The virtual desktop and all its apps will continue to be an important piece of our offering and, with this new release, we have increased cross-browser capabilities, speed and stability.
If you have any files to share with me – Just CloudMe 🙂
As you can tell, they pretty much danced around the main question and mostly promoted their wares, but for what it’s worth, Xcerion clearly claims they decided to change their name as part of an effort to showcase its shifted focus to cloud storage.
Did Apple Buy iCloud.com For $4.5 Million? It's Possible, But …
Apple Inc claimed to have first used their trademark iCloud for
Electronic storage of data, text, images, audio, and video; storage services for archiving electronic data; information and consultation in connection therewith
in their USPTO application for iCloud in SN 85335805 filed on Oct. 12, 2011.
iCloud Trademark Specimen
Apple submitted the following trademark specimen for its application in 2014:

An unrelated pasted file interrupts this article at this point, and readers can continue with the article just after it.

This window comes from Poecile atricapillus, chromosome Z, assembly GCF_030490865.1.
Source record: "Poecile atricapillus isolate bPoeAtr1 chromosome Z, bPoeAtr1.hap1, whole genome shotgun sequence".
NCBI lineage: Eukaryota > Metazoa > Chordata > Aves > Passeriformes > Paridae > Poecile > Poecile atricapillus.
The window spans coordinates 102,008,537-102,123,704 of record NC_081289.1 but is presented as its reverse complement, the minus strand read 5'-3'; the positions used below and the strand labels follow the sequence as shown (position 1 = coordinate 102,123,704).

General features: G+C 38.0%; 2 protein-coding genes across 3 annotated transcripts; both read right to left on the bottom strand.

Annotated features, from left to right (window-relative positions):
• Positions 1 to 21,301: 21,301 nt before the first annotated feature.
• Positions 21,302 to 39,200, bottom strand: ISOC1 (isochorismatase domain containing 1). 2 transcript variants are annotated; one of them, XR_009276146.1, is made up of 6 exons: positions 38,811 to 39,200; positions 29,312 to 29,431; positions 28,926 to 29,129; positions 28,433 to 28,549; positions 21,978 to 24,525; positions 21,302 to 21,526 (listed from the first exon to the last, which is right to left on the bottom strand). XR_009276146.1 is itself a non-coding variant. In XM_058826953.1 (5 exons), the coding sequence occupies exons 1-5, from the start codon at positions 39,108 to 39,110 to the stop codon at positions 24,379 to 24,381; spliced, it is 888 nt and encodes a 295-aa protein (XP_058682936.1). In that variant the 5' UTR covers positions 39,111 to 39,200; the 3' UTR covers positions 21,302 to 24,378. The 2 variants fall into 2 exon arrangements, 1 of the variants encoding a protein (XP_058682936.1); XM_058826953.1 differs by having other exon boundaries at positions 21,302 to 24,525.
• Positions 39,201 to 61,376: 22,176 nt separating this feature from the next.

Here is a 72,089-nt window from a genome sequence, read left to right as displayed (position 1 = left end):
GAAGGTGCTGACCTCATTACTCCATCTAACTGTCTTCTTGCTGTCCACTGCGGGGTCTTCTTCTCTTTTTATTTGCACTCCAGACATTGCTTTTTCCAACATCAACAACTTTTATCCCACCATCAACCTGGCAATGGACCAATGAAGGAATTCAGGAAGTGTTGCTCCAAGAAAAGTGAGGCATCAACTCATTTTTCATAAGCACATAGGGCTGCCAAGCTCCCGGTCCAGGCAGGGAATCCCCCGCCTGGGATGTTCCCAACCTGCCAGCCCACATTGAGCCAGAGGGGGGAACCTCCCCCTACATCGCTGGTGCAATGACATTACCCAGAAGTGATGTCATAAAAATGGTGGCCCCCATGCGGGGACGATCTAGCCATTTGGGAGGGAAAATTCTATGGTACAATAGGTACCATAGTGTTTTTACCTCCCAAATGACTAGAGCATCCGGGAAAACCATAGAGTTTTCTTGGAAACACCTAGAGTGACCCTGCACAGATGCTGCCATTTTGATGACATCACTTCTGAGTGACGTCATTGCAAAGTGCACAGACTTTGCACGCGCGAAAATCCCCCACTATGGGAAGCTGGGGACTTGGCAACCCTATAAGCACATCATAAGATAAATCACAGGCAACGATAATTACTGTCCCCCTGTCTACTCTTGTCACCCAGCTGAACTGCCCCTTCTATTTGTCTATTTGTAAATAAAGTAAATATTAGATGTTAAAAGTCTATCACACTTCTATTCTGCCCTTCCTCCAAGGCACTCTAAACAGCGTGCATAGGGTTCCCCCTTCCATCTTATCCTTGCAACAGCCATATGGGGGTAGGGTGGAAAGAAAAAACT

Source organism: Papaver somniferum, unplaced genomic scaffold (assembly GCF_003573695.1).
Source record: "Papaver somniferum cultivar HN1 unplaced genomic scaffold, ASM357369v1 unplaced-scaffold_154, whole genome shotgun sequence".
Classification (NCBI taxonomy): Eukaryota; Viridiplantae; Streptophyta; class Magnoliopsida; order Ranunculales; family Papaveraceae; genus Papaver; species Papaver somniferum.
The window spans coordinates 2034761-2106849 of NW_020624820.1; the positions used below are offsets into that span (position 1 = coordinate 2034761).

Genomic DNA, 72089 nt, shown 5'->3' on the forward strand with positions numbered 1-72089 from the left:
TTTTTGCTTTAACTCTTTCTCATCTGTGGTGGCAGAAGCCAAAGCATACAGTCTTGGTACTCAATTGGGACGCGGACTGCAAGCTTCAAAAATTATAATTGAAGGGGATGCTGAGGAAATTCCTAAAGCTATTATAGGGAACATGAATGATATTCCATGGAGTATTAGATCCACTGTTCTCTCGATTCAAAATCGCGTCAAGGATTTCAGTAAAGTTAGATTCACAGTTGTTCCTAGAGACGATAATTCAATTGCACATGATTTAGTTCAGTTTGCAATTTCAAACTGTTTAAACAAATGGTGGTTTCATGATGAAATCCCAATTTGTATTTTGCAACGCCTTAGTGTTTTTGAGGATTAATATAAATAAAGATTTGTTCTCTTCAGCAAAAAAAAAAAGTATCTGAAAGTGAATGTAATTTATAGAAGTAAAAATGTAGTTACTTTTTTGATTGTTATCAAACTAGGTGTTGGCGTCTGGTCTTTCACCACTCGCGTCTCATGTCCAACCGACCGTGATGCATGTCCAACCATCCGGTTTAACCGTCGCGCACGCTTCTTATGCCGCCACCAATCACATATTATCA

iCloud.com Domain Name History
However, when iClould was originally registered on January 15, 1999, it was used to display a single line of Korean Text:
In 2004, iCloud was used by a Japanese university professor, Insung Jung, for his blog:
Xcerion AB acquired iCloud.com in either late 2007 or early 2008, according to the Wayback Machine archive.org website.
In early 2008, iCloud.com displayed landing page that is mostly not visible, probably because it was flash based. In 2010, icloud.com had a 302 re-direct command, so the Wayback Machine doesn’t display the actually landing page.
After April 2011, the webpage changed to a bunch of lines until Apple build a website for iCloud.
Foreign and USPTO trademark Increased the Value of iCloud.com
Did Xcerion strategically register a trademark in Sweden before filing in the USA to get the trademark rights to iCloud in the USA and increase the value of their domain name?
Well if Xcerion didn’t register ICLOUD as a trademark, their negotiating position would have been weakened because Apple could have registered icloud.net to run their new iCloud service and bypass Xcerion.
In March of 2011, Xcerion opened up a $3.34 million funding round that went unfunded, according to their TechCrunch profile. In 2017, Xcerion launched an alpha version of their cloud service called CloudTop, available at https://cloudtop.com/.